I don’t want to sound too exasperated when I say ….another earth day …but really, what of it? Time to again acknowledge we are not taking care of our home, planet Earth, as we should? Haven’t we been talking about many issues with little to no action?
I remember April 22, 1970, when Earth Day’s founder Gaylord Nelson said, “Our goal is not just an environment of clean air and water and scenic beauty. The objective is an environment of decency, quality and mutual respect for all other human beings and all living creatures.” That was interesting as he was concerned about the environment along with poverty, hunger and urban blight. He like the rest of us, about 10% of the US population, was seeing the detrimental effects of DDT on our declining bald eagle population, news reports of a polluted river in Ohio catching fire and an oil rig leaking off the coast of Santa Barbara. I was studying organophosphates in college. For a short time we had a recognition of the balance needed in our water, air, land, plants and animals then and for future generations.
Sure there had been discussion of electric cars … in the 1800’s there were electric vehicles, but not till the 1970’s when gas prices soared and we were rationing and buying our gas on an odd or even day, did the idea seem to kick up again. Finally in June 2009 we have the first 500 vehicles using cutting edge battery technology and electric powertrain in Tesla’s cars.
Talk of solar power happened. June 1979, thirty-two solar panels were installed on the West Wing roof of the White House per President Carter’s acknowledgement of renewable energy. The panels were removed in 1986 and funding for renewable energy research was slashed in 1981 per President Reagan. President George W. Bush had the first solar electric system providing electricity and hot water on White House property. President Obama, in 2010, signed a bill to increase efforts in renewable energy and to make federal buildings energy efficient.
Many of us by the first Earth Day had read Rachel Carson’s 1962 book titled, “Silent Spring”. She had already documented the effects of DDT on marine life and was now sounding the alarm on how bird populations were declining due to their ingestion of the pesticide and the resulting thin-shelled eggs that broke prematurely in the nest. DDT was banned in 1972. At the same time I was in college studying organophosphates, a common pesticide used in commercial agriculture. It was not till 2001 when the Environmental Protection Agency banned its residential use. (Commercially still used, thus people are now looking more seriously at ingesting specific organic products to target avoidance of organophosphates since we cannot avoid them totally.)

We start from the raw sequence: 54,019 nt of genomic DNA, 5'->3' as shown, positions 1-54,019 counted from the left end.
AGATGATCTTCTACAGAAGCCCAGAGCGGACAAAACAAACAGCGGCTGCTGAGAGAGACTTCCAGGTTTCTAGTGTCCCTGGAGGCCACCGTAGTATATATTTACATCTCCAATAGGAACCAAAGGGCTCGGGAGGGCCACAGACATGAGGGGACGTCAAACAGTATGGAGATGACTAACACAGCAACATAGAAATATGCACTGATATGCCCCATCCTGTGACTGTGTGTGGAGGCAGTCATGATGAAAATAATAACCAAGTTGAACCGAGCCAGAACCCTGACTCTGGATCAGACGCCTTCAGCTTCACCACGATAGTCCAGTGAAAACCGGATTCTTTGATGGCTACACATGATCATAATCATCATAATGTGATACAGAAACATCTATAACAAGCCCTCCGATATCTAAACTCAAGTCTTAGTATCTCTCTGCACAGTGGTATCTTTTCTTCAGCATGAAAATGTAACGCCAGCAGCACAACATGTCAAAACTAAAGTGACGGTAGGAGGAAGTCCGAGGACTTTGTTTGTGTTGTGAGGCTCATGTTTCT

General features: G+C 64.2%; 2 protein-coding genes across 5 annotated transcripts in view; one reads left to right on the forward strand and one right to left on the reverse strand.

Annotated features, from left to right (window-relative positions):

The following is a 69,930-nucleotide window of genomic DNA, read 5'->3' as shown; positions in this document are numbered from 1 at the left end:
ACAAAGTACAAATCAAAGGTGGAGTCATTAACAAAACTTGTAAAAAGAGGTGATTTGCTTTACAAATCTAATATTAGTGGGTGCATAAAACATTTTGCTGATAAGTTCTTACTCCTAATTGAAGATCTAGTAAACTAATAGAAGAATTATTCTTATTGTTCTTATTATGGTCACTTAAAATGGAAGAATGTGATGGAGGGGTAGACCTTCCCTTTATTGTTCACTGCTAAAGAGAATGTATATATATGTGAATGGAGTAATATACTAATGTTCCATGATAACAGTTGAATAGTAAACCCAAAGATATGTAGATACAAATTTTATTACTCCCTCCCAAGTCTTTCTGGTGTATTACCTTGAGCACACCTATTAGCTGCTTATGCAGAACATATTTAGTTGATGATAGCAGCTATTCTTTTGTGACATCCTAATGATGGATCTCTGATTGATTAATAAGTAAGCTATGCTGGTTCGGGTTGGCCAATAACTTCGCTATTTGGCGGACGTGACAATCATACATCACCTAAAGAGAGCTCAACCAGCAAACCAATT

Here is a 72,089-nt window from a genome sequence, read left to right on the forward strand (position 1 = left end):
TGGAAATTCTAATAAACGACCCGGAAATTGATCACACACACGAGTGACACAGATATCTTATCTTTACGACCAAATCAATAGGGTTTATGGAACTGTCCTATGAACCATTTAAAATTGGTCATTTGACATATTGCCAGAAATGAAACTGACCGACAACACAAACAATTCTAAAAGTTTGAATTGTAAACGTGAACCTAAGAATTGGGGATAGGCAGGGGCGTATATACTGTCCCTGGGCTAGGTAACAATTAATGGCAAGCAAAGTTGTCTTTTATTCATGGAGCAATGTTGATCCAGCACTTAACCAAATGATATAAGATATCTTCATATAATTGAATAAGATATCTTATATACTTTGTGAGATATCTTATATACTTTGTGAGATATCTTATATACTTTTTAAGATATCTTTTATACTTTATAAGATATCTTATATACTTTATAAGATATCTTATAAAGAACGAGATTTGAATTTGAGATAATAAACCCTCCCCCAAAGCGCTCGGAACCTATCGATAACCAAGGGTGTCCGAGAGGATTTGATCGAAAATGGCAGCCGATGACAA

In reality, every day should be “Earth Day”. Political leaders should consult with and understand the science to know how to have best practices when dealing with water sources, waste disposal sites, air quality, and the importance of grasslands, riparian areas, oceans, and all that is needed for healthy plant and animal life, which does include humans! Profit cannot be the determiner in any future decision-making, but instead the welfare of our people now and tomorrow is what is most important.
So, 51 years later we celebrate another Earth Day. More young people are angry and speaking their concerns, wanting to have a healthy Earth, a healthy home and a long and healthy life. Proactive efforts and actions are wanted, not reactive and remediating ones once something goes wrong. We are smarter than that! The science is here. Do we have the tenacity and will to speak out, take action, and support the entities that are working for the betterment of us all? I hope so even if it may mean not supporting a business we once did. Corporations need to understand that we the people do not make the profit. We the people want a healthy Earth. When their business can employ healthy environmental practices, then the consumer will be with them. We are all in on this together and we need to act together for the betterment of us all. There is only this planet available for us to live on; let’s respect it!
I love this Rachel Carson quote, “The more clearly we can focus our attention on the wonder and realities of the universe about us, the less taste we shall have for destruction.” For sure, I hope.